• Genel

House votes widen U.S.-Turkey crack

As Turkey celebrated Republic Day on October 29, the U.S. House of Representatives took two important decisions to put more pressure on Ankara. One of them envisions military-economic sanctions to end the Syrian operation; the Republicans and the Democrats cooperated so it could pass with a staggering 403 votes against 16. The other decision has nothing to do with current issues. A bill that envisions the acknowledgement of the Armenian genocide allegation, which had been proposed on April 11 this year, was now approved by 405 votes against 11. If the Senate approves these drafts, they’ll be submitted to Trump for approval.
This brings about an intriguing situation. Had the House of Representatives, most of which is formed by Democrats only issued sanctions in response to the Syrian operation, we could have assumed that they were doing so to corner Turkish President Tayyip Erdoğan (who seems to be the main target of the sanctions) and also Trump through him. However, it looks as though the House brought up the Armenian draft resolution, which Turkey used to face every year around April 24, right at this moment just to hurt Turkey.
Therefore we could list the reasons for the House votes as follows:
1- A reaction to Turkey’s military operation in Syria and to the fact that it was targeting the YPG (the Syrian branch of the outlawed Kurdistan Workers’ Party/PKK) which they viewed as “Kurdish allies” who “saved the Christians from ISIS persecution”;
2- A reaction to Erdoğan who’s collaborating with the Russians despite the U.S. objections and who American politicians no longer view as a “moderate” Islamist;
3- Using their votes to demonstrate the rise in reactive stances against Trump and attacking him also by using the Turkish card as they think that Trump has been defending Turkey.
The U.S. domestic politics have been so blinded by their struggle for power and some disagreements with Turkey, that they don’t refrain from jeopardizing state-to-state relations or from potentially severing a 70-year Western alliance tie.

What could the possible outcomes be?

According to American sources, it could have been more difficult for the sanction proposal to pass through Senate under different circumstances; the majority were Republicans and Trump had a certain influence on Senator Lindsey Graham. But there’s no guarantee on the Armenian issue; negative reactions towards Turkey (but really to Erdoğan) could manifest themselves there. This means:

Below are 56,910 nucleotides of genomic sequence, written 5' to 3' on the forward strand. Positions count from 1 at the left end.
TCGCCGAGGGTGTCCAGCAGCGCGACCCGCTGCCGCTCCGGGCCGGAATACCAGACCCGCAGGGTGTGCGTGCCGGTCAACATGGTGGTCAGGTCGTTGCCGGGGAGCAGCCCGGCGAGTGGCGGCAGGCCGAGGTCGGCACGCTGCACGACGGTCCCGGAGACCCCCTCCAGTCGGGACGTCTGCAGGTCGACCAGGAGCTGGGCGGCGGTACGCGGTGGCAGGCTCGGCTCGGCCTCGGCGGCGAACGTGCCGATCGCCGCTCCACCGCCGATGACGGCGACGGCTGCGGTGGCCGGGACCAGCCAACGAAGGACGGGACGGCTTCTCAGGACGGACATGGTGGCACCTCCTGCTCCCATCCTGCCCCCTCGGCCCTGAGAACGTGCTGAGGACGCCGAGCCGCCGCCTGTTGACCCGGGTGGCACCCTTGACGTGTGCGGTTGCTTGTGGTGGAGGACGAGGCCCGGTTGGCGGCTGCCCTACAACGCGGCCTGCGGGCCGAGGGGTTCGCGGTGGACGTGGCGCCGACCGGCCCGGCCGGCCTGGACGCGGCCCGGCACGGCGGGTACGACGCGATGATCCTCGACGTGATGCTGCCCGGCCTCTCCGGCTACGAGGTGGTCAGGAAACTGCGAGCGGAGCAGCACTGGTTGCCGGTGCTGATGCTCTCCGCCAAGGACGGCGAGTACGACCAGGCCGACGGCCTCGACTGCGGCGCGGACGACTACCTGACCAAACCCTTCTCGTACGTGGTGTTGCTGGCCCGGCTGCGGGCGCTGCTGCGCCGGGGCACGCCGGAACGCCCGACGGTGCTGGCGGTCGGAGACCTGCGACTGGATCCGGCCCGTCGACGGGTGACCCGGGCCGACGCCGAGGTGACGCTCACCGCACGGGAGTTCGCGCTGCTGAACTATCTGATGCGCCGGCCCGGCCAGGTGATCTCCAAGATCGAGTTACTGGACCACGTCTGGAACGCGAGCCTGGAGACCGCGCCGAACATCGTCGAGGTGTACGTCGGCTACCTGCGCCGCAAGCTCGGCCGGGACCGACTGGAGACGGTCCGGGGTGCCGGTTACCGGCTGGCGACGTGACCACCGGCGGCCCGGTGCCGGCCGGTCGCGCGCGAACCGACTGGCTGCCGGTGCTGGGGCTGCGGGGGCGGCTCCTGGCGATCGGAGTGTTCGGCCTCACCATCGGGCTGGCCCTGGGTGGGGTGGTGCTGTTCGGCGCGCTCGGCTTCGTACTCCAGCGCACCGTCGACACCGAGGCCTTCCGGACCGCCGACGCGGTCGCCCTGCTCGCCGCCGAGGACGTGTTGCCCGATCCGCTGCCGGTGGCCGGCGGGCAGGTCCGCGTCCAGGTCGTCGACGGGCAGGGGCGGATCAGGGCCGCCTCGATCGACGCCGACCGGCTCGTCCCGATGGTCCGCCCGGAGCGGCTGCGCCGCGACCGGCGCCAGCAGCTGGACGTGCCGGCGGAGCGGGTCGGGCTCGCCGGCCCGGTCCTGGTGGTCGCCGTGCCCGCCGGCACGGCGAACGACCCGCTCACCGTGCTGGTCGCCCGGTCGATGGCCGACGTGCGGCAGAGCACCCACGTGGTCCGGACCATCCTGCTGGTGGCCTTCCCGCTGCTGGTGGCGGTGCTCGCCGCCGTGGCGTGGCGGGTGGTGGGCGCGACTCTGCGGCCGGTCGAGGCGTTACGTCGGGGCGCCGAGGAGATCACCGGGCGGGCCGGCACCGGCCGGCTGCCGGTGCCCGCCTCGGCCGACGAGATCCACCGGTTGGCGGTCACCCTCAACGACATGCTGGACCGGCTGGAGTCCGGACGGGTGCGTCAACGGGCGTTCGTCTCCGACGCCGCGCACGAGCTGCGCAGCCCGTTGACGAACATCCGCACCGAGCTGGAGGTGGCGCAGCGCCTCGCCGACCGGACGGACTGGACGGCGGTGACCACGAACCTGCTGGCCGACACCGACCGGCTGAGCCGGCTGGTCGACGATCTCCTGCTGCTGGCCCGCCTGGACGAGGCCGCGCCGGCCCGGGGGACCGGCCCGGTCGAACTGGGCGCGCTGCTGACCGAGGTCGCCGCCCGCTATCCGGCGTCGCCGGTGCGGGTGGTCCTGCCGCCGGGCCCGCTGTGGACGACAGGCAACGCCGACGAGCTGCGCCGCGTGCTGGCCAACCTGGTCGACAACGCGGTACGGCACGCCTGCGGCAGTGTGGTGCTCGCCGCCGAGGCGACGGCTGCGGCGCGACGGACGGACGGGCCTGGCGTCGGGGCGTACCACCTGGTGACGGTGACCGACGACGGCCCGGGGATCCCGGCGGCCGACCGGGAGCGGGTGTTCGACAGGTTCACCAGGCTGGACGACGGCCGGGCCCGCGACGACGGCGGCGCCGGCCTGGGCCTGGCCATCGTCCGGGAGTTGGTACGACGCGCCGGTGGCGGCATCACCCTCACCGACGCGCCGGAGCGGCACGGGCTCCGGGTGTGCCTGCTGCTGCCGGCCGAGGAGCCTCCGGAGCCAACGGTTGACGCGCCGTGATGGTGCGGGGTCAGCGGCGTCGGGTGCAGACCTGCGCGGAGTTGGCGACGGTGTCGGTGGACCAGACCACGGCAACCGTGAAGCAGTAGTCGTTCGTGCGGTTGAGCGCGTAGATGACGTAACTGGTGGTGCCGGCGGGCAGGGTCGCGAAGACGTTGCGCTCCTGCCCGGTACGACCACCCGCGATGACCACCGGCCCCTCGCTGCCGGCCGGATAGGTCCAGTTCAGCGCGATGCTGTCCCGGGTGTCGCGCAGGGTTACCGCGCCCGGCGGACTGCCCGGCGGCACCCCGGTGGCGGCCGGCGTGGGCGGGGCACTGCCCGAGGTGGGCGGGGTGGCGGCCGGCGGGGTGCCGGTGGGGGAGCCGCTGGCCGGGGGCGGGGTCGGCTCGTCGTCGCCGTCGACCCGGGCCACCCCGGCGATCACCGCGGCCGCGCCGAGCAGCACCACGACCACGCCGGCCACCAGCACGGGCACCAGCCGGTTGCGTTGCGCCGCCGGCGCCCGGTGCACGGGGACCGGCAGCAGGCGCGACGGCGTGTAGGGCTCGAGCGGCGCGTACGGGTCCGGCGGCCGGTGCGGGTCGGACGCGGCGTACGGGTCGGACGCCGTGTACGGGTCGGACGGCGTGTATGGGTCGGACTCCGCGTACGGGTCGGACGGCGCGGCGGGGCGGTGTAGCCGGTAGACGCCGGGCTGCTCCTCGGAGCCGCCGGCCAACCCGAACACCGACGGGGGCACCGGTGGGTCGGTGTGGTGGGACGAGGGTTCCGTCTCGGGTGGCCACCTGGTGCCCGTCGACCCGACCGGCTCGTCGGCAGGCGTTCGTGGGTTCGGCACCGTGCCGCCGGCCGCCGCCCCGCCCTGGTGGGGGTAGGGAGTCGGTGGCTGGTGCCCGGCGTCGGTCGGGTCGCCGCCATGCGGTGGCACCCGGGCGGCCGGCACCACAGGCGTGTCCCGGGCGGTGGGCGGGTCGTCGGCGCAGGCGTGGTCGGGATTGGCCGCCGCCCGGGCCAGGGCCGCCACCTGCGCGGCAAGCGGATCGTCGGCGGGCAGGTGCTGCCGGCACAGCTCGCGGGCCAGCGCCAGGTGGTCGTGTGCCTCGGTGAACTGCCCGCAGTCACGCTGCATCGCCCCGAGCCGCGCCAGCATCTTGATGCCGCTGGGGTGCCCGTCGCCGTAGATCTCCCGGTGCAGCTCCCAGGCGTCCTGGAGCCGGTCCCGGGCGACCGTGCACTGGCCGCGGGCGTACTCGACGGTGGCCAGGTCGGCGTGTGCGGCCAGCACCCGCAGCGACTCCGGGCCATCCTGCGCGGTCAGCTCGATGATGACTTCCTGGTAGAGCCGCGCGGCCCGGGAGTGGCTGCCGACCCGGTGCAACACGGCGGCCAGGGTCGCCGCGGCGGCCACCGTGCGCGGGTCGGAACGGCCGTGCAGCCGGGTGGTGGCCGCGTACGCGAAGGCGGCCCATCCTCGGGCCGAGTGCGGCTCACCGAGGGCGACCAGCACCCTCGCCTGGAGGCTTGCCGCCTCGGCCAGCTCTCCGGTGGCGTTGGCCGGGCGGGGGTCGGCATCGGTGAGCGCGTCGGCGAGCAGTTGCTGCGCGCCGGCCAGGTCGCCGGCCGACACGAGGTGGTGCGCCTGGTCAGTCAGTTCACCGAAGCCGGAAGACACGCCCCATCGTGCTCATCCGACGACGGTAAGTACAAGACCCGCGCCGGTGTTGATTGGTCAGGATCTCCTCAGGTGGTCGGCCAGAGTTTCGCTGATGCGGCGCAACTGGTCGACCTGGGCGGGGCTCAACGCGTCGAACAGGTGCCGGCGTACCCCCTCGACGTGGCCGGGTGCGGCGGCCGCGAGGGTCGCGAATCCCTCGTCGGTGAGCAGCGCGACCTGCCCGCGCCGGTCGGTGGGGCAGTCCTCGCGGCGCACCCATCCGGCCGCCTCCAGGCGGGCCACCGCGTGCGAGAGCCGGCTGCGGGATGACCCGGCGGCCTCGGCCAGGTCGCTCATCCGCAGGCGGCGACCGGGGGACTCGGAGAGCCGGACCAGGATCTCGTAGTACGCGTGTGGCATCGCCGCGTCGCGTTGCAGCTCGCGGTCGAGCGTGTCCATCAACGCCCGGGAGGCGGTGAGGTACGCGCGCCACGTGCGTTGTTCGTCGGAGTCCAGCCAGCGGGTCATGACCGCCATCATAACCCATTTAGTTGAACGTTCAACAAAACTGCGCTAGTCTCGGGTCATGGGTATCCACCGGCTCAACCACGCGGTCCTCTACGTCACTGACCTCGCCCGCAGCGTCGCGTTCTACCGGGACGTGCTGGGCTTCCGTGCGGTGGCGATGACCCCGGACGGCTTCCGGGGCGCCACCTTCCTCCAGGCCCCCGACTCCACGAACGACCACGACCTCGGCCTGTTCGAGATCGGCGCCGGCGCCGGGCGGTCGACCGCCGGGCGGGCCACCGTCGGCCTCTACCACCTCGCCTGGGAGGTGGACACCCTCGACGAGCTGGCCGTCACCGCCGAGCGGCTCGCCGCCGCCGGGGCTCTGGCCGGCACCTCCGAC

1- It would be challenging for Turkey to maintain its decades-long diplomatic strategy of sidetracking Armenian bills by pulling Ambassadors or compromising on other issues. That’s why both Erdoğan and Foreign Minister Mevlüt Çavuşoğlu immediately and strongly retorted;
2- Under the spell of the Armenian bill, the Senate might lean more towards accepting sanctions. However, the Senate (as Graham said) may well wish to create and vote a new bill and send it back to the Representatives for correction;
3- If one or more of the bills pass at the Senate, (and there is always the two-thirds majority possibility) they’ll be submitted to President Trump, who will have to decide within ten days.
In this case, both Erdoğan and Turkey will be at Trump’s mercy.
But let’s say either the Senate of Trump reject the drafts, the big picture will still show us us that some of the cracks in the Turkey-U.S. relations are growing and getting more difficult to repair. It’s worth noting that the only different voice on the government floor in Ankara, when asked to buy a Russian-made Su-35s was National Defense Minister Hulusi Akar’s; he said no, as “We are F-35 partners”.

Is there a way out?

The relations between Turkey and the U.S are beginning to mold into the soldier-to-soldier style that they had back in the Cold War. But this time, there are contradictions between within the soldier fronts too.
The October 16 agreement between U.S. Vice-President Mike Pence and Erdoğan regarding Turkish military presence in Syria, and the Turkish permission to use the air space during the operation against ISIS leader Abu Bakr al-Baghdadi did not seemingly help the relations run a little smoother. Yet the American media, with the effect of the YPG/PKK propaganda, is questioning why Turkey, who was supposed to have control over the Idlib region, has not noticed al-Baghdadi’s presence (who lives some five kilometers away from the Turkish border with his family) and acted accordingly. This situation must have also affected the unprecedented voting result at the House. The wrong assumption on the part of President Erdoğan and his AKP government that they could handle relations with the U.S. simply on a president-to-president basis is also one of the triggers of this situation. Neglecting the relations with Congress brought things to this point. Repairing relations will take time.
In the face of the current crisis, the harshness of the reactions from the United States indicates that there is also a certain log jam. When international relations get tangled up, it’s either sweet talk or sharp sword; one must avoid using the sword and not halt the talks. State-to-state relations between the U.S. and Turkey has been based on mutual strategic interests and too valuable to risk due to daily politics and discrepancies in the government-to-government relations. The way out of today’s crisis is through dialogue and diplomacy.


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